Independent Media Tribes

Bypassing the Old Gatekeepers

Last year, when the Washington Post’s Michael Kelly was killed in Iraq, an anonymous contributor to the leftist web network Indymedia announced the sad news with the tasteless headline “WP Nazi columnist bites the Iraqi dust.”  Word spread quickly, especially after Glenn Reynolds, the hawkish proprietor of the widely read InstaPundit.com, declared that “the Indymedia folks” were calling the late reporter a Nazi.  Many angry comments soon appeared below the offending post, but Reynolds did not attribute them to “the Indymedia folks,” despite the fact that they, too, were published on Indy-media.com and with just as much sanction from the site’s keepers.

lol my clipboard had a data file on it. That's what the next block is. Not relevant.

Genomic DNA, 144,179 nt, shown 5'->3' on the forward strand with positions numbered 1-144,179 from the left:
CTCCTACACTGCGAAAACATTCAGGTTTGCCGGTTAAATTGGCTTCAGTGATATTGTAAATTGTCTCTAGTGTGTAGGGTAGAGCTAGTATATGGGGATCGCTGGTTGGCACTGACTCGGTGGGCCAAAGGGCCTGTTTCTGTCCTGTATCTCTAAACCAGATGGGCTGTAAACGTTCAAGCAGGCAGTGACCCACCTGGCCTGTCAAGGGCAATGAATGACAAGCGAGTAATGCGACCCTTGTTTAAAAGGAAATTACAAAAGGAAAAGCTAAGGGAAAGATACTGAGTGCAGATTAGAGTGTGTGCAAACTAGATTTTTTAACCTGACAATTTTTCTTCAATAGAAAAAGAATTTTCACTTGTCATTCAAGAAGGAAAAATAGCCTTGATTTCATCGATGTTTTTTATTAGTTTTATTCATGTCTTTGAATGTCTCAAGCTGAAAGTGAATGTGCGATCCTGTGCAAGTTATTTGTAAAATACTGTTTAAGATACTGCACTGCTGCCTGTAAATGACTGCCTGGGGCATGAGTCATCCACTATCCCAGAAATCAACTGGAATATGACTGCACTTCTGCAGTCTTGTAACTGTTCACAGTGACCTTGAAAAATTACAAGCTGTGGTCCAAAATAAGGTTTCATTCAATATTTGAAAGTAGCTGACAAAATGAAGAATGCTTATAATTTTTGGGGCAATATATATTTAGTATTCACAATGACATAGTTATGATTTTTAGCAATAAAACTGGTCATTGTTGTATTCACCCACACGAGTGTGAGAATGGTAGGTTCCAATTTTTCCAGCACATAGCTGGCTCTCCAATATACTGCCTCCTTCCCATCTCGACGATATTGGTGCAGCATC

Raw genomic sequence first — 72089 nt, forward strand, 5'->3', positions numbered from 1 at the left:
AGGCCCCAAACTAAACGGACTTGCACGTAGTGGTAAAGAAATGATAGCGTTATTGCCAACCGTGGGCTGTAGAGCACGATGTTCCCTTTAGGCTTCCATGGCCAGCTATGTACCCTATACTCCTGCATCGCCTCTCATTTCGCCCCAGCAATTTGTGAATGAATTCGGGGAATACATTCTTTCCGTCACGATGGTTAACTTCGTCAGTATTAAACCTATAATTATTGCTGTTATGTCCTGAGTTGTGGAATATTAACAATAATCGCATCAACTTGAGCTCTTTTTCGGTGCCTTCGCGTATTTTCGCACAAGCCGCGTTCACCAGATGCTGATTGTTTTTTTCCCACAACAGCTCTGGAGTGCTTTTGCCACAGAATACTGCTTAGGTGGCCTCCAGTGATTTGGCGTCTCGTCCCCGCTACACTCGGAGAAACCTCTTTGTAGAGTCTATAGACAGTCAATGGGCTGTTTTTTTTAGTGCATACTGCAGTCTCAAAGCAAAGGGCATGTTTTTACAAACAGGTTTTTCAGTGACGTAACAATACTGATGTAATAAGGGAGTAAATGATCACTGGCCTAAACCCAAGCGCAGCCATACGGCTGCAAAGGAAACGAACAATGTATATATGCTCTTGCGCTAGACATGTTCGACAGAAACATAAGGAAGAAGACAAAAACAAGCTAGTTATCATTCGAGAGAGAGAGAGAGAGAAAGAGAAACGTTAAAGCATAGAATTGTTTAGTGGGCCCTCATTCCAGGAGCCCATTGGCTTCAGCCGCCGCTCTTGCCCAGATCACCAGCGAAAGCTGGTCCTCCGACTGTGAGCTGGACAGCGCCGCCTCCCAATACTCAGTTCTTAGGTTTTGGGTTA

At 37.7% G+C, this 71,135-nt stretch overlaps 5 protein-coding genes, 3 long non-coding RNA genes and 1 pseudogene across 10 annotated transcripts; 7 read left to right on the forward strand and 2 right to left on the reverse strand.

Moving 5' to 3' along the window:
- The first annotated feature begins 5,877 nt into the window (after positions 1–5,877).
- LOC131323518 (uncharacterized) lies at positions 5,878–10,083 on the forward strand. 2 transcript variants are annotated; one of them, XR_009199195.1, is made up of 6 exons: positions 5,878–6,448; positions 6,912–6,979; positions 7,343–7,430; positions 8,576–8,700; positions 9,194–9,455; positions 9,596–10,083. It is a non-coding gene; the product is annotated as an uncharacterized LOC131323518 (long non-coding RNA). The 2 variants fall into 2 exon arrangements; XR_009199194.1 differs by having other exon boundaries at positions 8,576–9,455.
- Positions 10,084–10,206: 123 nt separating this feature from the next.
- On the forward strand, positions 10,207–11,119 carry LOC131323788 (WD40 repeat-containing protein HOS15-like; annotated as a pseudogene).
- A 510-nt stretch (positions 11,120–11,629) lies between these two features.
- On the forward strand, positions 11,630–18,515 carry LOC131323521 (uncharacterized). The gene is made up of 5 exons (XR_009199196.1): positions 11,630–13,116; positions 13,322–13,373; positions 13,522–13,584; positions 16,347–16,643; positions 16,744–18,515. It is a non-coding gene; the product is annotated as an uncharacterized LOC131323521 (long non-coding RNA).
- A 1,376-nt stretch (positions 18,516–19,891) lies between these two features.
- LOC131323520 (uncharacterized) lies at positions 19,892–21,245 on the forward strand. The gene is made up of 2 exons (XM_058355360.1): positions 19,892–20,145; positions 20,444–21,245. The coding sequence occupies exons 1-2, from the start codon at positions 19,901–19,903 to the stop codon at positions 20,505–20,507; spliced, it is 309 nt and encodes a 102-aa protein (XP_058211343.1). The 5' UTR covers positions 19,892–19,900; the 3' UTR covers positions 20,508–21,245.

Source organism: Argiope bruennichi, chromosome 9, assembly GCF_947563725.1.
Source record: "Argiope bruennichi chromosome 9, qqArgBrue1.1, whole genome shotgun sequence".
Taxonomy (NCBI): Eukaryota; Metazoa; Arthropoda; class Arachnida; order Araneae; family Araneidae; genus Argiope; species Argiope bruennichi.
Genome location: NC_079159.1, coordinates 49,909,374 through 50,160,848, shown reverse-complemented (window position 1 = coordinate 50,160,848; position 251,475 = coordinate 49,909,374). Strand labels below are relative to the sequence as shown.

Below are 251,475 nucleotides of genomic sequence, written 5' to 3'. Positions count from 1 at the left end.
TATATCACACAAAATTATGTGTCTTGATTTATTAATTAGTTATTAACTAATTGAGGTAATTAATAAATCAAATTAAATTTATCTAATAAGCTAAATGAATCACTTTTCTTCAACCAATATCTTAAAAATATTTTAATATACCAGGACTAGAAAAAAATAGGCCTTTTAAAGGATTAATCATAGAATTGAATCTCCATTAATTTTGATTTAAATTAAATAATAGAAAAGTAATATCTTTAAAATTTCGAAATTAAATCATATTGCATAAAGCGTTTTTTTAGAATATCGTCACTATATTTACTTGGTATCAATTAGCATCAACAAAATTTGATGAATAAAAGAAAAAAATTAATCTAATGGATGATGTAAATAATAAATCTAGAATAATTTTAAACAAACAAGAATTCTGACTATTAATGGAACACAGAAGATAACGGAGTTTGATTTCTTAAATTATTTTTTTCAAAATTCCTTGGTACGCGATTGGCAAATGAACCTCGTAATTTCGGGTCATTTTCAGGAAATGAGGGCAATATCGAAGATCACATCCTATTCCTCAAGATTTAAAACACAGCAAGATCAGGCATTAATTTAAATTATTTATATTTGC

The Independent Media Center, as Indymedia is officially known, is one of the most successful publishing projects online, a sprawling network of radical amateur journalists that is open to virtually anyone with a keyboard.  There are at least 135 local Independent Media Centers in over 40 countries; most are in the United States and Europe, but they have also appeared everywhere from Beirut to Bolivia, Nigeria to Jakarta, Chiapas to Thunder Bay.  (As I write, the lead story on the IMC’s main site announces that its African affiliates just met in Senegal.)  Its admirers often ignore its faults, while its enemies love to tar the whole network with the most galling activities...

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